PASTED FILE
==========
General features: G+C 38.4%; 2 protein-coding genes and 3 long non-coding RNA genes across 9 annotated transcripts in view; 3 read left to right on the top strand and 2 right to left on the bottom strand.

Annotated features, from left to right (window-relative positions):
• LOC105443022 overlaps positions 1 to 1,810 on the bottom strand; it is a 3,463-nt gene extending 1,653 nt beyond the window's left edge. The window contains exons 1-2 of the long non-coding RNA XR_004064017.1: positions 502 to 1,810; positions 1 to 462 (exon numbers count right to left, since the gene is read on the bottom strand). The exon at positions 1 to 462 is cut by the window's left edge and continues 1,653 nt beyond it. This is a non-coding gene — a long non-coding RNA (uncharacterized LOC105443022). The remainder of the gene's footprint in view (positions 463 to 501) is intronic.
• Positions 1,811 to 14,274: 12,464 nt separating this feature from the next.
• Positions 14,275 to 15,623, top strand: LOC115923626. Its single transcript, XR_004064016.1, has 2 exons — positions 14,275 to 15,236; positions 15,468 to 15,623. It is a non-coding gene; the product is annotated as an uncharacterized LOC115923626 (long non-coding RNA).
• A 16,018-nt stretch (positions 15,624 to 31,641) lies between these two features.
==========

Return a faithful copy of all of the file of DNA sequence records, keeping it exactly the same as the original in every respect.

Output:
General features: G+C 38.4%; 2 protein-coding genes and 3 long non-coding RNA genes across 9 annotated transcripts in view; 3 read left to right on the top strand and 2 right to left on the bottom strand.

Annotated features, from left to right (window-relative positions):
• LOC105443022 overlaps positions 1 to 1,810 on the bottom strand; it is a 3,463-nt gene extending 1,653 nt beyond the window's left edge. The window contains exons 1-2 of the long non-coding RNA XR_004064017.1: positions 502 to 1,810; positions 1 to 462 (exon numbers count right to left, since the gene is read on the bottom strand). The exon at positions 1 to 462 is cut by the window's left edge and continues 1,653 nt beyond it. This is a non-coding gene — a long non-coding RNA (uncharacterized LOC105443022). The remainder of the gene's footprint in view (positions 463 to 501) is intronic.
• Positions 1,811 to 14,274: 12,464 nt separating this feature from the next.
• Positions 14,275 to 15,623, top strand: LOC115923626. Its single transcript, XR_004064016.1, has 2 exons — positions 14,275 to 15,236; positions 15,468 to 15,623. It is a non-coding gene; the product is annotated as an uncharacterized LOC115923626 (long non-coding RNA).
• A 16,018-nt stretch (positions 15,624 to 31,641) lies between these two features.